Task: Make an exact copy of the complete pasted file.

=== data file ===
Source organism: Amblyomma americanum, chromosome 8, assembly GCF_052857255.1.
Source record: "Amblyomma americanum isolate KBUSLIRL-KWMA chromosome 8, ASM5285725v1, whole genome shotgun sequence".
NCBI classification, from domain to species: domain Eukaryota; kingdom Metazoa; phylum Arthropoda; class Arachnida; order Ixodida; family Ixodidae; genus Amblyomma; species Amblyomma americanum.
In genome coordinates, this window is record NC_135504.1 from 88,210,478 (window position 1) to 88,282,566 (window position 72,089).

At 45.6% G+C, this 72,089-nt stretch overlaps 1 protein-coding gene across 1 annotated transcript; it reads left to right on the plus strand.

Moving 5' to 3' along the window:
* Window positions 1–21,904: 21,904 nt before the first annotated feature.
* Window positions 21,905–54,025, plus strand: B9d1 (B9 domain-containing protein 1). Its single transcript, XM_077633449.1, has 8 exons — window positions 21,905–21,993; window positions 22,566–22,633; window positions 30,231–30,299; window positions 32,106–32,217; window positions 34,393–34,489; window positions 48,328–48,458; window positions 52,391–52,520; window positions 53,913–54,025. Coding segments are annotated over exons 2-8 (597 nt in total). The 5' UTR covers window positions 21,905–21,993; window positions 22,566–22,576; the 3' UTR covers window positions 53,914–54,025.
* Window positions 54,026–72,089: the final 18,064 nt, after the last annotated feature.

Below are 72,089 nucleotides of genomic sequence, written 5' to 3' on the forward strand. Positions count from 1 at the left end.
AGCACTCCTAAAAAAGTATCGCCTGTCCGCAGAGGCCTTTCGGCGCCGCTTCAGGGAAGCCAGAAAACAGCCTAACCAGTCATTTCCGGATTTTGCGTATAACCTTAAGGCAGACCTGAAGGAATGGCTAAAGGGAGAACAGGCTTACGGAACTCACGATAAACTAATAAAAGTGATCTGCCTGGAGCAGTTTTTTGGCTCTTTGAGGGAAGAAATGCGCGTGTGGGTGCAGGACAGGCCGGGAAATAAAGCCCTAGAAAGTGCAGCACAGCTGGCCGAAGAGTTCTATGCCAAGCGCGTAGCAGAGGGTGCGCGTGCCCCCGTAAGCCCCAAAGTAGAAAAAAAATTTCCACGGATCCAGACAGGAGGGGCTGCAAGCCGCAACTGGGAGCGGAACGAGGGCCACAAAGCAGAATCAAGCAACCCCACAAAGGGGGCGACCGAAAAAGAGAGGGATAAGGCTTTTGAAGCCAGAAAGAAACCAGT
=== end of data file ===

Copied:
Source organism: Amblyomma americanum, chromosome 8, assembly GCF_052857255.1.
Source record: "Amblyomma americanum isolate KBUSLIRL-KWMA chromosome 8, ASM5285725v1, whole genome shotgun sequence".
NCBI classification, from domain to species: domain Eukaryota; kingdom Metazoa; phylum Arthropoda; class Arachnida; order Ixodida; family Ixodidae; genus Amblyomma; species Amblyomma americanum.
In genome coordinates, this window is record NC_135504.1 from 88,210,478 (window position 1) to 88,282,566 (window position 72,089).

At 45.6% G+C, this 72,089-nt stretch overlaps 1 protein-coding gene across 1 annotated transcript; it reads left to right on the plus strand.

Moving 5' to 3' along the window:
* Window positions 1–21,904: 21,904 nt before the first annotated feature.
* Window positions 21,905–54,025, plus strand: B9d1 (B9 domain-containing protein 1). Its single transcript, XM_077633449.1, has 8 exons — window positions 21,905–21,993; window positions 22,566–22,633; window positions 30,231–30,299; window positions 32,106–32,217; window positions 34,393–34,489; window positions 48,328–48,458; window positions 52,391–52,520; window positions 53,913–54,025. Coding segments are annotated over exons 2-8 (597 nt in total). The 5' UTR covers window positions 21,905–21,993; window positions 22,566–22,576; the 3' UTR covers window positions 53,914–54,025.
* Window positions 54,026–72,089: the final 18,064 nt, after the last annotated feature.

Below are 72,089 nucleotides of genomic sequence, written 5' to 3' on the forward strand. Positions count from 1 at the left end.
AGCACTCCTAAAAAAGTATCGCCTGTCCGCAGAGGCCTTTCGGCGCCGCTTCAGGGAAGCCAGAAAACAGCCTAACCAGTCATTTCCGGATTTTGCGTATAACCTTAAGGCAGACCTGAAGGAATGGCTAAAGGGAGAACAGGCTTACGGAACTCACGATAAACTAATAAAAGTGATCTGCCTGGAGCAGTTTTTTGGCTCTTTGAGGGAAGAAATGCGCGTGTGGGTGCAGGACAGGCCGGGAAATAAAGCCCTAGAAAGTGCAGCACAGCTGGCCGAAGAGTTCTATGCCAAGCGCGTAGCAGAGGGTGCGCGTGCCCCCGTAAGCCCCAAAGTAGAAAAAAAATTTCCACGGATCCAGACAGGAGGGGCTGCAAGCCGCAACTGGGAGCGGAACGAGGGCCACAAAGCAGAATCAAGCAACCCCACAAAGGGGGCGACCGAAAAAGAGAGGGATAAGGCTTTTGAAGCCAGAAAGAAACCAGT